As she neared the gopuram, the crowd was swelling. How she had underestimated the crowd today? Meenakshi Pattabhishekam was no ordinary event with thousands of thousands of people thronging the Meenakshiamman Temple. She found it increasingly difficult to even walk now, the crowd pulling and pushing in all directions, rushing towards the Sanctum. She chose a quiet corner by the Meenakshi Nayakkar mandapam, sitting beside an intricately carved pillar and closed her eyes. She always wanted to see the Goddess Meenakshi. Today was the Goddess' special day, she would be bedecked in jewellery and flowers. Rubies, emeralds, pearls and diamonds would glitter all over Her body.
Aerial view of Madurai Meenakshiamman Temple
The thought of the deity and its beauty, with the precious stones and gold invoked a strong urge in her to see the Goddess. Some day, I should own a string of pearls like the Goddess, she thought lustfully. Though born in a royal Nayak family of Madurai, she lived a simple life. Her father being a plain courtier in the King's Court never helped her wishes. She loved jewellery. She loved grandeur. She wanted the life of a Princess. She even imagined she had an crown over her head as she roamed the streets of Madurai. 

With a sudden movement, someone closed her eyes from behind. She jumped immediately, ready to run, but was held tight by the slender arms around her. Her panic ebbed slowly as she felt bangles around the hand on her eyes and she blew out her relief. "Mangai...I know it is you!", she exclaimed. Mangai withdrew her hands in disappointment. "Meenakshi, you always find me out", she smiled. The two friends had planned to just while their time in a quiet corner of the temple, away from the humdrum of the day. The deity would pass by this mandapam after the noon prayers and they could have a fleeting glance of the same without being crushed by the crowd at the main hall.

"You look ravishing", Mangai eyed her friend with a tinge of jealousy. The simple flowers all around Meenakshi's slender body had a distinct fragrance. The friends started a game of kalachikkal with the pebbles Mangai had brought. 
( kalachikkal- a traditional game played with five pebbles, native to the Madurai and Tirunelveli areas of Nayak Kingdom)

They had forgot everything around them when sudden drumming and blaring of musical instruments brought them to their consciousness. Both sprang up and waited atop, with folded hands for the deity. A procession of musicians, dancers and then priests ensued and finally the Goddess appeared in all her glory, dancing in the palanquin held by four priests. The duo forgot to wink their eyes, spell bound and gaped open mouthed at the ravishing Goddess crossing them.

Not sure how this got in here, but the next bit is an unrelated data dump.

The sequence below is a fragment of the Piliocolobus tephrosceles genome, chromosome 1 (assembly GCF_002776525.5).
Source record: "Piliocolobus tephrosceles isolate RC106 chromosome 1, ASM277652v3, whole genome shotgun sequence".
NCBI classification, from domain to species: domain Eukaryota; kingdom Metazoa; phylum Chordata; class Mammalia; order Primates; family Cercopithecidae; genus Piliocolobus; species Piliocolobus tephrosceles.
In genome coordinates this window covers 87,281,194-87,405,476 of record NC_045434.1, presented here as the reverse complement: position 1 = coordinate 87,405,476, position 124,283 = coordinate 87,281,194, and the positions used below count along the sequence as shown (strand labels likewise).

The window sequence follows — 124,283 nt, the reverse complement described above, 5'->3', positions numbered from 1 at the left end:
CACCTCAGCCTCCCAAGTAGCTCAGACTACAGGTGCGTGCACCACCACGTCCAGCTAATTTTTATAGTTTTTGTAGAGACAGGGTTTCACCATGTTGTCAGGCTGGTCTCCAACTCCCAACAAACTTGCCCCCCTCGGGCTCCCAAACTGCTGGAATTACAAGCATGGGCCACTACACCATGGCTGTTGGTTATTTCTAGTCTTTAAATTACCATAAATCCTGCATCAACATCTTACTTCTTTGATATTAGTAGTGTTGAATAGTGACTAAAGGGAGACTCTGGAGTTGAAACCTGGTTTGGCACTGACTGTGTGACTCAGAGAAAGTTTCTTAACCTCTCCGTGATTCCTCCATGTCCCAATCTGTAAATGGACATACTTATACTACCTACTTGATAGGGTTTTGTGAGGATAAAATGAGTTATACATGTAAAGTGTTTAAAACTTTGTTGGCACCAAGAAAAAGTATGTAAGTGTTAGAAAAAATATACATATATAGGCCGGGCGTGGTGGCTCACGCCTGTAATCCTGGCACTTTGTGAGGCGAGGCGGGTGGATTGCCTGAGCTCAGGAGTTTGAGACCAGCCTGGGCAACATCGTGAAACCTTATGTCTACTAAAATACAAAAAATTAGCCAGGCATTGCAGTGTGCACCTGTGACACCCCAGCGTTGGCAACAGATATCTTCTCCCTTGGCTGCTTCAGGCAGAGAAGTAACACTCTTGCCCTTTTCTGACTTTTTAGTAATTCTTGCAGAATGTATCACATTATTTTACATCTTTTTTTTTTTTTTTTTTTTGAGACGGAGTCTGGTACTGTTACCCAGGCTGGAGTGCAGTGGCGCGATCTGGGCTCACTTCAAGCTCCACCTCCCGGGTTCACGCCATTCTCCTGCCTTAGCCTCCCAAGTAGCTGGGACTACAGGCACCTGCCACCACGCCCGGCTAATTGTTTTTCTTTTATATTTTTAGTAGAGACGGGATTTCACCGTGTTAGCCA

Pic Courtesy- Artist Maruthi

That was how he saw her. Her hands folded, long wild hair kissing her hips, luscious lips open apart in awe and eyes glistening. He noted she wore nothing- plain flowers all around her body, yet she looked so rich and bountiful. He like what he saw. He noted the eyes of his friend too roving all over her. He sent a pointed look to his friend and swiftly walked behind the deity. He had prayers to offer and he loved the lengthy chants and hymns recited by the Brahmin priests. Tomorrow...he promised to himself. I must know who she is.Unaware of the attention she had received, Meenakshi sat down with Mangai for another game of Kalachikkal. The pebbles scattered on the stone floor, the silent mandapam reverberating with the girls' laughter.

p.s.: This is pure work of fiction intertwined with few historic facts about Queen Regent Meenakshi- the last Nayak ruler of Madurai. This is not a research work. This is the last part of the Queens' trilogy that I have dreamed about, the earlier ones being The Queen Of Hearts and The Queen Of Spades. 
p.p.s.: All pictures courtesy- google search


Saturday, 6 February 2016

You and me...

I want to do with you
What spring does with cherry trees.
I long to watch over
What mother cares with a newborn.
I ache waking the nights
As you count the desert stars.
The fire, the thirst rages on
Unquenched as the tempest unfurls.
We walk the world worlds apart
Dreams intertwined with sweat.
When you will look at me
Find a zillion stars flashing.
The farther we move everyday
The souls bind us in a dance.
I die with eyes open
Hoping they see you explode.
We're destined to be together
As the sea and the horizon.
Cherry blossoms hang along
Rivers of passion keep flowing...
p.s.: I am back. This time, for good!
p.p.s.: I've quit Railways. Their loss, not mine ;)
p.p.p.s.: The next post will be the Part 1 of Queen of Diamonds, the last in the Queens' Trilogy :)